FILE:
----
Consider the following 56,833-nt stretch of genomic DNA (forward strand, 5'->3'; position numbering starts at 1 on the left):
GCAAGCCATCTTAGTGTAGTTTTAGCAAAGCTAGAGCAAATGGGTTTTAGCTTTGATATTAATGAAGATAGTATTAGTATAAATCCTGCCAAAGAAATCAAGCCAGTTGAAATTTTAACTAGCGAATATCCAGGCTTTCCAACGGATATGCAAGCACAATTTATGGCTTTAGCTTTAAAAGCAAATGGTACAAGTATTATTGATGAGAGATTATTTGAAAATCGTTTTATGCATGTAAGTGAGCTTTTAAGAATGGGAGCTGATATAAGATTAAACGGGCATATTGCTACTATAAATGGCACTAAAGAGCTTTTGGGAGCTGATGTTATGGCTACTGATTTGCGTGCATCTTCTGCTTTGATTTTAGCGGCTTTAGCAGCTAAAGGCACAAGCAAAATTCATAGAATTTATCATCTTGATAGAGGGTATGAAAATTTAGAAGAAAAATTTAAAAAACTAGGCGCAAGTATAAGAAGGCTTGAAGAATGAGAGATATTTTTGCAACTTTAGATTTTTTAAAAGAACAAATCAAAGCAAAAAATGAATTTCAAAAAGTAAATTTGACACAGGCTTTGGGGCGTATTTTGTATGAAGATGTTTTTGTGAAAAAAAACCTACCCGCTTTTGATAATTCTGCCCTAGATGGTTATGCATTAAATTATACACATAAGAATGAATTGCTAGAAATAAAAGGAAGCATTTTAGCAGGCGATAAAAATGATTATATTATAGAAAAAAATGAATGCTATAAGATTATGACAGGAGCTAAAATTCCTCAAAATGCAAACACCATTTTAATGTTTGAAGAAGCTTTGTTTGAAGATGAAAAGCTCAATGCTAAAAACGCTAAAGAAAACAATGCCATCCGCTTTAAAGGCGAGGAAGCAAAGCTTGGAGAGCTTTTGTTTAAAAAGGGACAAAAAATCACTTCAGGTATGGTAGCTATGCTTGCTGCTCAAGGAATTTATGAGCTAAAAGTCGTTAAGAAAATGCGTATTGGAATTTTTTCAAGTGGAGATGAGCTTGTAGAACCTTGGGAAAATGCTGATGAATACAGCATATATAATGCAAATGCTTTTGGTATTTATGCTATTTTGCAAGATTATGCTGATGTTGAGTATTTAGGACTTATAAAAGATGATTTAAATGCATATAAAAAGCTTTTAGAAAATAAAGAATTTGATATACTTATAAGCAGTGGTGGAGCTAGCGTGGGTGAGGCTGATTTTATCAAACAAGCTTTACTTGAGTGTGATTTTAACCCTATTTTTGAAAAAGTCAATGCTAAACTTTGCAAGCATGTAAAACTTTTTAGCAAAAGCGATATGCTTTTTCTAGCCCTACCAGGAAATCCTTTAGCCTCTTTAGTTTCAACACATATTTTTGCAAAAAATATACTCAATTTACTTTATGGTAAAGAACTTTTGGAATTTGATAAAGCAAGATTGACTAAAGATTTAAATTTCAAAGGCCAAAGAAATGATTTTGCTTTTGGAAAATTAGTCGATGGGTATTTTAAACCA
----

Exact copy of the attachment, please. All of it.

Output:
Consider the following 56,833-nt stretch of genomic DNA (forward strand, 5'->3'; position numbering starts at 1 on the left):
GCAAGCCATCTTAGTGTAGTTTTAGCAAAGCTAGAGCAAATGGGTTTTAGCTTTGATATTAATGAAGATAGTATTAGTATAAATCCTGCCAAAGAAATCAAGCCAGTTGAAATTTTAACTAGCGAATATCCAGGCTTTCCAACGGATATGCAAGCACAATTTATGGCTTTAGCTTTAAAAGCAAATGGTACAAGTATTATTGATGAGAGATTATTTGAAAATCGTTTTATGCATGTAAGTGAGCTTTTAAGAATGGGAGCTGATATAAGATTAAACGGGCATATTGCTACTATAAATGGCACTAAAGAGCTTTTGGGAGCTGATGTTATGGCTACTGATTTGCGTGCATCTTCTGCTTTGATTTTAGCGGCTTTAGCAGCTAAAGGCACAAGCAAAATTCATAGAATTTATCATCTTGATAGAGGGTATGAAAATTTAGAAGAAAAATTTAAAAAACTAGGCGCAAGTATAAGAAGGCTTGAAGAATGAGAGATATTTTTGCAACTTTAGATTTTTTAAAAGAACAAATCAAAGCAAAAAATGAATTTCAAAAAGTAAATTTGACACAGGCTTTGGGGCGTATTTTGTATGAAGATGTTTTTGTGAAAAAAAACCTACCCGCTTTTGATAATTCTGCCCTAGATGGTTATGCATTAAATTATACACATAAGAATGAATTGCTAGAAATAAAAGGAAGCATTTTAGCAGGCGATAAAAATGATTATATTATAGAAAAAAATGAATGCTATAAGATTATGACAGGAGCTAAAATTCCTCAAAATGCAAACACCATTTTAATGTTTGAAGAAGCTTTGTTTGAAGATGAAAAGCTCAATGCTAAAAACGCTAAAGAAAACAATGCCATCCGCTTTAAAGGCGAGGAAGCAAAGCTTGGAGAGCTTTTGTTTAAAAAGGGACAAAAAATCACTTCAGGTATGGTAGCTATGCTTGCTGCTCAAGGAATTTATGAGCTAAAAGTCGTTAAGAAAATGCGTATTGGAATTTTTTCAAGTGGAGATGAGCTTGTAGAACCTTGGGAAAATGCTGATGAATACAGCATATATAATGCAAATGCTTTTGGTATTTATGCTATTTTGCAAGATTATGCTGATGTTGAGTATTTAGGACTTATAAAAGATGATTTAAATGCATATAAAAAGCTTTTAGAAAATAAAGAATTTGATATACTTATAAGCAGTGGTGGAGCTAGCGTGGGTGAGGCTGATTTTATCAAACAAGCTTTACTTGAGTGTGATTTTAACCCTATTTTTGAAAAAGTCAATGCTAAACTTTGCAAGCATGTAAAACTTTTTAGCAAAAGCGATATGCTTTTTCTAGCCCTACCAGGAAATCCTTTAGCCTCTTTAGTTTCAACACATATTTTTGCAAAAAATATACTCAATTTACTTTATGGTAAAGAACTTTTGGAATTTGATAAAGCAAGATTGACTAAAGATTTAAATTTCAAAGGCCAAAGAAATGATTTTGCTTTTGGAAAATTAGTCGATGGGTATTTTAAACCA